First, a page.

"During the whole of a dull, dark, and soundless day in the autumn of the year, when the clouds hung oppressively low in the heavens, I had been passing alone, on horseback, through a singularly dreary tract of country; and at length found myself, as the shades of the evening drew on, within view of the melancholy House of Usher. I know not how it was—but, with the first glimpse of the building, a sense of insufferable gloom pervaded my spirit. I say insufferable; for the feeling was unrelieved by any of that half-pleasurable, because poetic, sentiment with which the mind usually receives even the sternest natural images of the desolate or terrible. I looked upon the scene before me—upon the mere house, and the simple landscape features of the domain, upon the bleak walls, upon the vacant eye-like windows, upon a few rank sedges, and upon a few white trunks of decayed trees—with an utter depression of soul which I can compare to no earthly sensation more properly than to the after-dream of the reveler upon opium: the bitter lapse into every-day life, the hideous dropping off of the veil. There was an iciness, a sinking, a sickening of the heart, an unredeemed dreariness of thought which no goading of the imagination could torture into aught of the sublime.... It was possible, I reflected, that a mere different arrangement of the particulars of the scene, of the details of the picture, would be sufficient to modify, or perhaps to annihilate, its capacity for sorrowful impression; and acting upon this idea, I reined my horse to the precipitous brink of a black and lurid tarn that lay in unruffled lustre by the dwelling, and gazed down—but with a shudder even more thrilling than before—upon the remodelled and inverted images of the gray sedge, and the ghastly tree-stems, and the vacant and eye-like windows."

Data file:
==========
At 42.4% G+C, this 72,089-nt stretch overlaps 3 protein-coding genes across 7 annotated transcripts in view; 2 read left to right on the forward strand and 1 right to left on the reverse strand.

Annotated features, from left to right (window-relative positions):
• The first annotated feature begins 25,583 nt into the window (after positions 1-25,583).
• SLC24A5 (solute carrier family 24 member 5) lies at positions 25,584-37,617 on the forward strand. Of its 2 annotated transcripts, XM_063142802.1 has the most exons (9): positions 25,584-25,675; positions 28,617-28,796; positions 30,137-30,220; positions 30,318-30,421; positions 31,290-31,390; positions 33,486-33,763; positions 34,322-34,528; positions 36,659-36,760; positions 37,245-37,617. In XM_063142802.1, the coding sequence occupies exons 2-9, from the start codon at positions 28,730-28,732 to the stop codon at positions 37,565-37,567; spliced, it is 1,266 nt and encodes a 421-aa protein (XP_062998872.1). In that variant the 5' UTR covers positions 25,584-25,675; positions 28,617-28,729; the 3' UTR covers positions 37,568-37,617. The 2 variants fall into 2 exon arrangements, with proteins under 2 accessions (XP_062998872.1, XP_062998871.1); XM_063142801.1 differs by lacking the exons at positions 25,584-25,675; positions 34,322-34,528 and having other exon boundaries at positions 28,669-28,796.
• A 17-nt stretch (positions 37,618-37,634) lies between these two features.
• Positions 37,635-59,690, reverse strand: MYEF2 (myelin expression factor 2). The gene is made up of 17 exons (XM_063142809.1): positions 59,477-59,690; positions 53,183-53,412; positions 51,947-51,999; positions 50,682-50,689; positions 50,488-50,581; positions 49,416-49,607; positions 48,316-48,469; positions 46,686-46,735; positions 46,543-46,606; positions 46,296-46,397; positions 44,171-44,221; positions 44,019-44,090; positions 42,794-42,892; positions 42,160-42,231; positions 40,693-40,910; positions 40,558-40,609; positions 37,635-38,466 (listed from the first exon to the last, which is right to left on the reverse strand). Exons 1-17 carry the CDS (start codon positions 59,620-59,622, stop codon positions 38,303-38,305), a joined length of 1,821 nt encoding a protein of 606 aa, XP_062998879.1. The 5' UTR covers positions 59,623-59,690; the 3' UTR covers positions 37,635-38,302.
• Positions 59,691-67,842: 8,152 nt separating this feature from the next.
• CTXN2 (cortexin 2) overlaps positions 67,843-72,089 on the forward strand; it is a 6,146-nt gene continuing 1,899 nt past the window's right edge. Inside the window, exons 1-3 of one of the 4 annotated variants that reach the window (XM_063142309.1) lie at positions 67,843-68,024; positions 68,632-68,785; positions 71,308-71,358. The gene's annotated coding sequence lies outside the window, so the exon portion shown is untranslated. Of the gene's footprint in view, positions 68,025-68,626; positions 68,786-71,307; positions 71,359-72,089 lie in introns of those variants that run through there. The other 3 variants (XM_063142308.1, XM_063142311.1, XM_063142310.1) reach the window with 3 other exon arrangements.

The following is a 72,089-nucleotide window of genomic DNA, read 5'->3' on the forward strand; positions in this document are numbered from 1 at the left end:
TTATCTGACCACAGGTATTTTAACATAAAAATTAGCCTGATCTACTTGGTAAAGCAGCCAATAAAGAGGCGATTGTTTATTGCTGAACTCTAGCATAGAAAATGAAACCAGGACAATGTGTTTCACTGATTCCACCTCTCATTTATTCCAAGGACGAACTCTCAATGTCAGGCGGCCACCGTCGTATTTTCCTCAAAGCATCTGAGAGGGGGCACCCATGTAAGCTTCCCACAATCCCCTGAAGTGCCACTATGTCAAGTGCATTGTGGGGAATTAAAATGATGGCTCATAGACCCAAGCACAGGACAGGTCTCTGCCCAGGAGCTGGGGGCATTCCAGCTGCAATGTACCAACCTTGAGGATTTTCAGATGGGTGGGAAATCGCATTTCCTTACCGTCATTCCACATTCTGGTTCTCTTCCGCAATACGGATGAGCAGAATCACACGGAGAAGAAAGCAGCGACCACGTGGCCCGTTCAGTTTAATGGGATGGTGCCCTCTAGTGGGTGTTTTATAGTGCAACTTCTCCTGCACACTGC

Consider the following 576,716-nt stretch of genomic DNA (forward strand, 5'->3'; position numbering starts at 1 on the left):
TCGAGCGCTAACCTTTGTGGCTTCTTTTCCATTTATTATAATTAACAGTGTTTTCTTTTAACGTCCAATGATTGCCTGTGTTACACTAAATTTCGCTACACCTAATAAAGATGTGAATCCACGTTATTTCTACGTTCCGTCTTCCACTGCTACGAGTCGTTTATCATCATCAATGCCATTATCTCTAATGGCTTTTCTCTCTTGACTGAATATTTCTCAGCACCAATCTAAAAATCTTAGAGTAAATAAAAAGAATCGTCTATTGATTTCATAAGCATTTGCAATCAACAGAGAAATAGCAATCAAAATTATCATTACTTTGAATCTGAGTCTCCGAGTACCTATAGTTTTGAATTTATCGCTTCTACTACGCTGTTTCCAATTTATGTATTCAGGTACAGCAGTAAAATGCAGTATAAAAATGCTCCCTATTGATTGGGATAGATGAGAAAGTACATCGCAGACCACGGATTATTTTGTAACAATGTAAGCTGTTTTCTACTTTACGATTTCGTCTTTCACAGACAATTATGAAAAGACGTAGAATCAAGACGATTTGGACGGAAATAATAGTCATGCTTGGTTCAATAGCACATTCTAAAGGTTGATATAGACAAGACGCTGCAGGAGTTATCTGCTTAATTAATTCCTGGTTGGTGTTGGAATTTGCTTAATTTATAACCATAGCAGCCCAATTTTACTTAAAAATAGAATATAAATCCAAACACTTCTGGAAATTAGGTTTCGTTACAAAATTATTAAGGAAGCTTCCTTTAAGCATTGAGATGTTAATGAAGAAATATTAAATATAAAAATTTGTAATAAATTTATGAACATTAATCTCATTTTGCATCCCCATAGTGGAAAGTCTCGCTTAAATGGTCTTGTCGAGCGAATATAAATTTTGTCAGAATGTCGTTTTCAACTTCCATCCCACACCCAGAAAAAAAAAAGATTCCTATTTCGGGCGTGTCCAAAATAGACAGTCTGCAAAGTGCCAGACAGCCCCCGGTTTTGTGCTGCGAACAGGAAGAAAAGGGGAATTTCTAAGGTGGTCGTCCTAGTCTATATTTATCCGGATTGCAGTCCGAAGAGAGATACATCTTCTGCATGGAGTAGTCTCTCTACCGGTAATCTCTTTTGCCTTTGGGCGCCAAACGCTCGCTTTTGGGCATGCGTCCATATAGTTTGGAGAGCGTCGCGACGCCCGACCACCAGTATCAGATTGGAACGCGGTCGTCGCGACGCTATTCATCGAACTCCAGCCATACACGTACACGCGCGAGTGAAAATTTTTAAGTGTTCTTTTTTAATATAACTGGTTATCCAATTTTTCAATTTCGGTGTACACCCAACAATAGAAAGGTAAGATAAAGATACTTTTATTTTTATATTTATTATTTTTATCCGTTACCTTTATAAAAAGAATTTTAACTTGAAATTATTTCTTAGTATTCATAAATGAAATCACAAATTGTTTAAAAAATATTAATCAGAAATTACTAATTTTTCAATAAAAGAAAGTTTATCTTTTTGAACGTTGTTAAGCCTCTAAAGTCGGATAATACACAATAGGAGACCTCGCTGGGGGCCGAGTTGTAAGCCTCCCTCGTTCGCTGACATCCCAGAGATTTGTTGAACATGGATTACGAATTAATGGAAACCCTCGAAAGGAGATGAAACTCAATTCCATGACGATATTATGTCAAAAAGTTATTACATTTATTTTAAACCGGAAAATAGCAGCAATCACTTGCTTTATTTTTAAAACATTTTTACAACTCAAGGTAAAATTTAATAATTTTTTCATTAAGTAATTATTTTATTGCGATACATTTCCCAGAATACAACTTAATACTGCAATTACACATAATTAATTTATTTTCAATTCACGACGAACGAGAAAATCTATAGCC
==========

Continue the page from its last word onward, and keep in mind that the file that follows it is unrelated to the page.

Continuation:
Certainly this setting bears very little resemblance to the actual; but just as certainly its artistic fitness to the tale of terror which it preludes gives it an imaginative verisimilitude.

A Realistic Setting by George Eliot.—As an example of a realistic setting, closely copying the actual, let us examine the following passage from "Adam Bede" (Chapter XVIII):—

"You might have known it was Sunday if you had only waked up in the farmyard. The cocks and hens seemed to know it, and made only crooning subdued noises; the very bull-dog looked less savage, as if he would have been satisfied with a smaller bite than usual. The sunshine seemed to call all things to rest and not to labor; it was asleep itself on the moss-grown cow-shed; on the group of white ducks nestling together with their bills tucked under their wings; on the old black sow stretched languidly on the straw, while her largest young one found an excellent spring-bed on his mother's fat ribs; on Alick, the shepherd, in his new smock-frock, taking an uneasy siesta, half-sitting, half-standing on the granary steps."